Residual Water Suppression using the Squared Eigenfunctions of the Schrödinger Operator
KAUST DepartmentComputational Bioscience Research Center
Computational Bioscience Research Center (CBRC)
Computer, Electrical and Mathematical Sciences and Engineering
Computer, Electrical and Mathematical Sciences and Engineering (CEMSE) Division
Electrical Engineering Program
Permanent link to this recordhttp://hdl.handle.net/10754/655512
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AbstractWater suppression, in proton magnetic resonance spectroscopy (MRS) using post-processing techniques, is very challenging due to the large amplitude of the water line, which shadows the metabolic peaks with small amplitudes and complicates their quantification. In addition, the peak-shaped structure of these spectra and the relatively small number of data points representing them makes the suppression process more cumbersome. In this paper, a post-processing water suppression technique based on the Schrödinger operator is proposed. The method is based on the decomposition of the input MRS spectrum, using the squared eigenfunctions of a semi-classical Schrödinger operator. The proposed approach proceeds in three steps: first, the water peak is estimated using an optimal choice of the value of h to reconstruct the MRS spectrum with a minimum number of eigenfunctions. Second, these estimated eigenfunctions are further refined to ensure that they only represent the water line with no contribution from the metabolite peaks. Finally, the estimated water peak is subtracted from the input MRS spectrum. The proposed method is tested on simulated in vitro and real in vivo MRS data and compared with the Hankel–Lanczos singular value decomposition with partial reorthogonalization (HLSVD-PRO) method. The results obtained show that the semi-classical signal analysis (SCSA) performs comparably to the HLSVD-PRO in accurately suppressing the water peak.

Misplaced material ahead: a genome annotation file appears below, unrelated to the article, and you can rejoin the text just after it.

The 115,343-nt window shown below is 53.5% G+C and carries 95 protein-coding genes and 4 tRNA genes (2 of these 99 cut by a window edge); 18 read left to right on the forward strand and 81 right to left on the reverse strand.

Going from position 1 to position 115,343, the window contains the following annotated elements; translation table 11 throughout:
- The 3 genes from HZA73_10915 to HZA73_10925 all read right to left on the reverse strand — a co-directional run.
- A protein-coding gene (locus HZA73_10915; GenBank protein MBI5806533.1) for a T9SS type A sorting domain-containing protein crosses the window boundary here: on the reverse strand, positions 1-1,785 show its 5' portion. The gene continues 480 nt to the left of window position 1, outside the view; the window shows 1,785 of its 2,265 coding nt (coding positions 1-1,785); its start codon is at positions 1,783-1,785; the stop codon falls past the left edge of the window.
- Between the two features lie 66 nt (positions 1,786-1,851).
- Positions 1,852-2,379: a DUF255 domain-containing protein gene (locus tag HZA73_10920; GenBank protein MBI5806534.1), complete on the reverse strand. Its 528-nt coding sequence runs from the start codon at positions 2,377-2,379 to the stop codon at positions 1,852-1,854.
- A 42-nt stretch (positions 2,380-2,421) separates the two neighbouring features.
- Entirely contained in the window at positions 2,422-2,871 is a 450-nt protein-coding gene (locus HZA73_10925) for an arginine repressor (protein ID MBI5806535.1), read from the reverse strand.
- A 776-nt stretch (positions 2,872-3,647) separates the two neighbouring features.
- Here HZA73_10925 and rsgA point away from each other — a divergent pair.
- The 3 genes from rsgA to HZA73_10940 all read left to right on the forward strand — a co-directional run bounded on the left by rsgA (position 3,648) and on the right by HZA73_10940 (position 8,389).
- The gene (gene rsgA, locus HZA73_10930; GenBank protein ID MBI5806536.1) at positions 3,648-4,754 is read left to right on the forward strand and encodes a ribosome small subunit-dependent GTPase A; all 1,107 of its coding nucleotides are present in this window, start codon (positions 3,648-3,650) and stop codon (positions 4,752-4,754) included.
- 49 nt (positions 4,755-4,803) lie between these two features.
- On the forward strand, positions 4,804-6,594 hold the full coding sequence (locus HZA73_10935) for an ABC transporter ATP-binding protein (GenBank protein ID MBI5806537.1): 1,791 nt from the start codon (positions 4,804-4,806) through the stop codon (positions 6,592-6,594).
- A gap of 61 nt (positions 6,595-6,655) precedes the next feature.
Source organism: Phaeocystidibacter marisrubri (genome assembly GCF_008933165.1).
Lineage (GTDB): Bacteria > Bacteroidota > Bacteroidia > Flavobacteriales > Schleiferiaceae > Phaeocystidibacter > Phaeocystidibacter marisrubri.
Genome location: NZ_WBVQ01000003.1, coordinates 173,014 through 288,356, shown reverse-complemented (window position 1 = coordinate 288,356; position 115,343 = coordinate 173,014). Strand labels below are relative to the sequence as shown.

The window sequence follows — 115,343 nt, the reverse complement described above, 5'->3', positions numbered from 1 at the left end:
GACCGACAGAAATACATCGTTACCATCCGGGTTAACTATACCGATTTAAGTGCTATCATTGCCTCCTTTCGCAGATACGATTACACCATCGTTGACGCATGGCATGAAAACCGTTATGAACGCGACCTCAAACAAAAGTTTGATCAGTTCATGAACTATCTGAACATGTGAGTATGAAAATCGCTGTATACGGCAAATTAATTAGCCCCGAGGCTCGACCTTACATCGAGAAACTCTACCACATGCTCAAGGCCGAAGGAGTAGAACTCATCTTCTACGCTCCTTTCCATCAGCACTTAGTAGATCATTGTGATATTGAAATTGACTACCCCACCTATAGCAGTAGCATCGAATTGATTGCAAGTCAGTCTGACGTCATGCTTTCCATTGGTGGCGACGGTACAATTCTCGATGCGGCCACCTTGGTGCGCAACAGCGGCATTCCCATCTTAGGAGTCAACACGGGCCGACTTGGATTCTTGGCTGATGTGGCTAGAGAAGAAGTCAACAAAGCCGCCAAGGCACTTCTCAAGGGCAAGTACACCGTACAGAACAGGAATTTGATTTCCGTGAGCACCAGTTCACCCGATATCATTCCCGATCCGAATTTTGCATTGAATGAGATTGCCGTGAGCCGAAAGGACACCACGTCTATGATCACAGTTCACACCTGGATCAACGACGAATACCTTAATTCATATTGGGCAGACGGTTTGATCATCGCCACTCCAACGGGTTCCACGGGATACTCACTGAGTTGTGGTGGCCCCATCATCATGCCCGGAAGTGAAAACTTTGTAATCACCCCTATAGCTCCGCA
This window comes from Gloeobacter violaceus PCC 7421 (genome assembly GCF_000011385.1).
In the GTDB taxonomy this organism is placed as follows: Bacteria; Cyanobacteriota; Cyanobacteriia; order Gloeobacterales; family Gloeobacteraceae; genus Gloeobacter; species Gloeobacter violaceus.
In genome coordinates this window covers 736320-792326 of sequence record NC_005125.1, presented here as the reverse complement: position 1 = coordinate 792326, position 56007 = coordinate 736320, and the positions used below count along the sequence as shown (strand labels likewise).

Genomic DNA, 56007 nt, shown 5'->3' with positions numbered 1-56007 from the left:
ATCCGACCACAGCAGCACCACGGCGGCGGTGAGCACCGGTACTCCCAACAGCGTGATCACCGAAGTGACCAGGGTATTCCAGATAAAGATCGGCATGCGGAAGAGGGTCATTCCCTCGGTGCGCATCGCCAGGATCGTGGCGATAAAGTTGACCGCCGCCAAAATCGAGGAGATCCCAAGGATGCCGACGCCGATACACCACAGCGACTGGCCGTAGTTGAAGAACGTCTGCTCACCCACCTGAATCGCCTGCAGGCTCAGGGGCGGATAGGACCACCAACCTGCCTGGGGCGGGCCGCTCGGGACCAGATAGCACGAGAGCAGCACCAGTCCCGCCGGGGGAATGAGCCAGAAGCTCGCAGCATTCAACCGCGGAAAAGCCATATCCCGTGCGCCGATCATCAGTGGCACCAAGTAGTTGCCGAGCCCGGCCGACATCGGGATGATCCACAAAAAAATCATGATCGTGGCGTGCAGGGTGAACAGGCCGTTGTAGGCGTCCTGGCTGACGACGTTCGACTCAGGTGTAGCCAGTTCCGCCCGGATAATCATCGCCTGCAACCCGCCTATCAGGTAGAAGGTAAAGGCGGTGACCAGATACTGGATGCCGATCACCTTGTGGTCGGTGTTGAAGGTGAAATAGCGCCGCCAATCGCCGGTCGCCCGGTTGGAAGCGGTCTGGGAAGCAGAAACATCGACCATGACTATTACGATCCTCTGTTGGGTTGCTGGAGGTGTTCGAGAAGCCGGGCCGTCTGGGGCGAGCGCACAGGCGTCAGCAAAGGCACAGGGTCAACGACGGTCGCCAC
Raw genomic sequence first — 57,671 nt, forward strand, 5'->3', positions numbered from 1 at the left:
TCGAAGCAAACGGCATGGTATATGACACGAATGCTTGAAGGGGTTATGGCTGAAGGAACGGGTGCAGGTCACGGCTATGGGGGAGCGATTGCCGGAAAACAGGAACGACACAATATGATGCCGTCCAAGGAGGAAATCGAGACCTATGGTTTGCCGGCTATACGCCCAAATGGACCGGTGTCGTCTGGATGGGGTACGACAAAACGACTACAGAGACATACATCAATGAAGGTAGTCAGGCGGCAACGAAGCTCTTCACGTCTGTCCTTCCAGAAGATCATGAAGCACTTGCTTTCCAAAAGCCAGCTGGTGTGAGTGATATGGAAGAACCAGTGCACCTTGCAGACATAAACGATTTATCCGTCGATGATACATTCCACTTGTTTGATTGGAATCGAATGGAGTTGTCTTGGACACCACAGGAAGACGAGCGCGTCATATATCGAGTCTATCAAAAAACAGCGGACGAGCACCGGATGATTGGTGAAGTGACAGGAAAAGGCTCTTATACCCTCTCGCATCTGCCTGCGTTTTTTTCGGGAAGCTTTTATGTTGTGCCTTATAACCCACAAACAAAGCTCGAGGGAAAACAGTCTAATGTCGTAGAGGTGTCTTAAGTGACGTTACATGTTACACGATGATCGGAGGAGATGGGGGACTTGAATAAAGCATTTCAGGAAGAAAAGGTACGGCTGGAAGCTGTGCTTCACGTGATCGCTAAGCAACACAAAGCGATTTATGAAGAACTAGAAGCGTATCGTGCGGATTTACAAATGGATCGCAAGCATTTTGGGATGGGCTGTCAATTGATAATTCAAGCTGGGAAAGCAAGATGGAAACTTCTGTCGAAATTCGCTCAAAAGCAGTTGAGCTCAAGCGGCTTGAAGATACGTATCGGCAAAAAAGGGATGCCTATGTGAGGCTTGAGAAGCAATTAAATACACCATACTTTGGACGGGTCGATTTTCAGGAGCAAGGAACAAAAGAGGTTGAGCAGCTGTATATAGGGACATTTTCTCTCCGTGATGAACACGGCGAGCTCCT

SponsorsThe authors would like to thank Dr. Sabine Van Huffel from the University of Leuven for the use of the HLSVD software,Ms. Patricia Clement and Ghent Institute for Functional and Metabolic Imaging (GIfMI) team for their help in the in vivo data acquisition.